As we are working on exercises concerning monopoly, this story on patenting human body caught my attention. Since the 1980 Supreme Court decision allowed for patenting of human-made microorganism, there has been a deluge of patents on our cells and genes by the pharmaceutical companies.
One of the story concerns John Moore, a cancer patient who has had cells extracted from his body, ostensibly for the cancer treatment he is receiving. What he wasn't told however, was that his cells could be enormously profitable as the basis of some next-generation pharmaceutical. However when he sued over the rights of his cells, the California Supreme sided with the University of California, the public school who employed the researcher that took his cells.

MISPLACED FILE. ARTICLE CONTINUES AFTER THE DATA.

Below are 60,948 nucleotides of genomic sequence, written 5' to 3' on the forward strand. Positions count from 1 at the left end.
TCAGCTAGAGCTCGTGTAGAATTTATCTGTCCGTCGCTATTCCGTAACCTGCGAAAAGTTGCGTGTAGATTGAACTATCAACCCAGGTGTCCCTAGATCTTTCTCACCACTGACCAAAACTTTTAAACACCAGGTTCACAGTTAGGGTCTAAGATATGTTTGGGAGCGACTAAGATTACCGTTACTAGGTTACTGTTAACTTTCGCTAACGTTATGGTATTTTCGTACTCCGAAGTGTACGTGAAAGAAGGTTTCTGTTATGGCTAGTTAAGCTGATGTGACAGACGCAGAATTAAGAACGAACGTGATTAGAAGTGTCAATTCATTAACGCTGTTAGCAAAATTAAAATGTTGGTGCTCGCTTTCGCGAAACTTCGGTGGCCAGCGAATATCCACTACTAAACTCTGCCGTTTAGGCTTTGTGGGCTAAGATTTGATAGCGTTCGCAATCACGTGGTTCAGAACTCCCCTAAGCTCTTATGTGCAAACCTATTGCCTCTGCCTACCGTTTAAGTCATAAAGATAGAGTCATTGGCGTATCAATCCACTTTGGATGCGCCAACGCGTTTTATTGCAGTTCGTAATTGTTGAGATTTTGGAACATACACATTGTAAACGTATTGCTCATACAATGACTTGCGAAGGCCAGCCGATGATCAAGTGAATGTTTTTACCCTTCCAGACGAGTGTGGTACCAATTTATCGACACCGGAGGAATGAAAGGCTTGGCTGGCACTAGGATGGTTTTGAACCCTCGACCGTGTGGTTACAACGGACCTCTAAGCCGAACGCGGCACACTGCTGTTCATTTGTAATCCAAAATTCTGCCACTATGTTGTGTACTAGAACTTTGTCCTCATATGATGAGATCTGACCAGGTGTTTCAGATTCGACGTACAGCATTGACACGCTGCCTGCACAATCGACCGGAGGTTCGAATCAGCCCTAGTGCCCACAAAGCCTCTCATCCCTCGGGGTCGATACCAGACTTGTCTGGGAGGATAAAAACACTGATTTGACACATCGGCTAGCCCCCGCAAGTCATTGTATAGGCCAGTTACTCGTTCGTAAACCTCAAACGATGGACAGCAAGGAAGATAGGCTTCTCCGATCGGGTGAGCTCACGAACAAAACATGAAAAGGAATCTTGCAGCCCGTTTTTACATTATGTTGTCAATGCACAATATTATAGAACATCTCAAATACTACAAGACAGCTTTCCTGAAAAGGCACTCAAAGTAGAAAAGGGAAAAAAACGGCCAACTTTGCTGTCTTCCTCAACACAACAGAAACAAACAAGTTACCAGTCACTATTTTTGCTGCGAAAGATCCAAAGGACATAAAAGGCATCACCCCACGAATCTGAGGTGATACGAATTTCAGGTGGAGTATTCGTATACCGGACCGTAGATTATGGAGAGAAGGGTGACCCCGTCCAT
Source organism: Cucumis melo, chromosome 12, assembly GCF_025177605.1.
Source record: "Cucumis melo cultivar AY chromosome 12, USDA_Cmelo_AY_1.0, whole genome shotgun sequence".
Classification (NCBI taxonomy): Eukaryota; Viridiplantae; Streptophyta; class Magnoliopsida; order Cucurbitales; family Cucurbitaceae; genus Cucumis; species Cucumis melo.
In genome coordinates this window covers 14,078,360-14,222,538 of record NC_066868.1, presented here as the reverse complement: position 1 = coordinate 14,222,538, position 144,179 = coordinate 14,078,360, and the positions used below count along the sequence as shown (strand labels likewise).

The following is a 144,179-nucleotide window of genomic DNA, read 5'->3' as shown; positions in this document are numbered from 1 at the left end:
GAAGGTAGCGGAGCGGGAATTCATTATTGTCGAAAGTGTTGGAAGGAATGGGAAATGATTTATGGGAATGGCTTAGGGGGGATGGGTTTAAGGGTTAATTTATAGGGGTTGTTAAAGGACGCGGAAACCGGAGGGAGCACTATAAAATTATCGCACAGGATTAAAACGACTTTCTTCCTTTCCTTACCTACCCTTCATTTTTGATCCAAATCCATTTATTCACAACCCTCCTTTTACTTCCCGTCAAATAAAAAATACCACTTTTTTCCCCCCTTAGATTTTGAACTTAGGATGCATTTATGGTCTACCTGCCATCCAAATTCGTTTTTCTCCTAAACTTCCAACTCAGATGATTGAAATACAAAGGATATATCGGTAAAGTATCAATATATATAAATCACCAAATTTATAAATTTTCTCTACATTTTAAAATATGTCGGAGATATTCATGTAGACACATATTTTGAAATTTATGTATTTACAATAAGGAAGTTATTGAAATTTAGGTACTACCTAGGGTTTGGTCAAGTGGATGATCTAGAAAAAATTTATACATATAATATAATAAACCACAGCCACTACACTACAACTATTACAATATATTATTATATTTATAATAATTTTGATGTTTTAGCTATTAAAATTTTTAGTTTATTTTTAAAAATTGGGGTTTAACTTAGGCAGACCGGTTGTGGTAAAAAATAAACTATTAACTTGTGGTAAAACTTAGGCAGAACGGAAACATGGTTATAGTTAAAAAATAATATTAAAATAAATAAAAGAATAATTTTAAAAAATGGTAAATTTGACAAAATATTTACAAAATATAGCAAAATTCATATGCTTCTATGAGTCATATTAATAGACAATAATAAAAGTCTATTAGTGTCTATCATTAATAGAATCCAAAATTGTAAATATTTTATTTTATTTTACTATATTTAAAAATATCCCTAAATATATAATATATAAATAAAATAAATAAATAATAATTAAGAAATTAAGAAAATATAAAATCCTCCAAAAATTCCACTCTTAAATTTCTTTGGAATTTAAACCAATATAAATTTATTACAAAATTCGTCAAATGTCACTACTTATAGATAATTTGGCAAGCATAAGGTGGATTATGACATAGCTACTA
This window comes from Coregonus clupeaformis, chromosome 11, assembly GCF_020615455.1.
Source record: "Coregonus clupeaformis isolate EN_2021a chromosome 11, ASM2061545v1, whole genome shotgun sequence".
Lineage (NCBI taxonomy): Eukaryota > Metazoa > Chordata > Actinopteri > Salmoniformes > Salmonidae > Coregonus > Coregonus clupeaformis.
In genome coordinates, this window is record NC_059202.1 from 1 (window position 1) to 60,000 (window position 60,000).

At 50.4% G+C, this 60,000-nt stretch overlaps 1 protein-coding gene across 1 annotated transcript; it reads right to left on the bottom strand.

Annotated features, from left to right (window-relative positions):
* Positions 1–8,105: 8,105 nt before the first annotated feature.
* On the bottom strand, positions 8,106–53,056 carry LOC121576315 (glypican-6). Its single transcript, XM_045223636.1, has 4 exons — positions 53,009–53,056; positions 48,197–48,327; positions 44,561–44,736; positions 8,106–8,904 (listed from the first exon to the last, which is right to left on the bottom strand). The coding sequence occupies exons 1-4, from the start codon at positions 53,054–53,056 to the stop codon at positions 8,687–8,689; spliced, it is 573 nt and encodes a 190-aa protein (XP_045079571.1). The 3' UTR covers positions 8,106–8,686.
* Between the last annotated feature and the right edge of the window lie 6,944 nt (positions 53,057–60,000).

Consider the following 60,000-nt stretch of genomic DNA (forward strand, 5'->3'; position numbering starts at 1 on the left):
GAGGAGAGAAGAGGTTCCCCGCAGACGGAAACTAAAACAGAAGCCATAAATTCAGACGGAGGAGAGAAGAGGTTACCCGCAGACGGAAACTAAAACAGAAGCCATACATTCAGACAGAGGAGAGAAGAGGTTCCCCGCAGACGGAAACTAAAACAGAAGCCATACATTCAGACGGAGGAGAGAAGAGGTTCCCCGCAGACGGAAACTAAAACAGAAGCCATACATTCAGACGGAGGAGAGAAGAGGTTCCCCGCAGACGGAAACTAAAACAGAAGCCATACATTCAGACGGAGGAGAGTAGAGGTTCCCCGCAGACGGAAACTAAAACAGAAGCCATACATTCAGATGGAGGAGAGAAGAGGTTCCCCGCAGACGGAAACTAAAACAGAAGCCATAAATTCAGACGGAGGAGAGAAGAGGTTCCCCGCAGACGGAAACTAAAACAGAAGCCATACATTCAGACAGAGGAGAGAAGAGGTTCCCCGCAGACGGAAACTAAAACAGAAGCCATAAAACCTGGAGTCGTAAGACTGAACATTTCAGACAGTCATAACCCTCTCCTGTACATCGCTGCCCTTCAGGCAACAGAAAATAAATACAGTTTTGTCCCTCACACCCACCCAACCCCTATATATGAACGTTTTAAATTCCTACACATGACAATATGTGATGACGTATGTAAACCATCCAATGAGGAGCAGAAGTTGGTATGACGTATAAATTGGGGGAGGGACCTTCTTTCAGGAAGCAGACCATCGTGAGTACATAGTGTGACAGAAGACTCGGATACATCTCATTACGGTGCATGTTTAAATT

I can understand and even appreciate the need to give incentives to certain monopolies. Faced with enormous fixed costs in research and development, the government grants exclusive rights to companies with breakthrough patents to earn an economic profit over a number of years as to encourage research. However this practice has led to the unforeseen effect of using patents to exert exclusive control on genes, cells, and other biological material to prevent other companies from engaging in competing research. Economic profit and government patents now perversely stand in the way of new discoveries, not to mention the very scary slippery slope of patenting pieces of the very building blocks of people.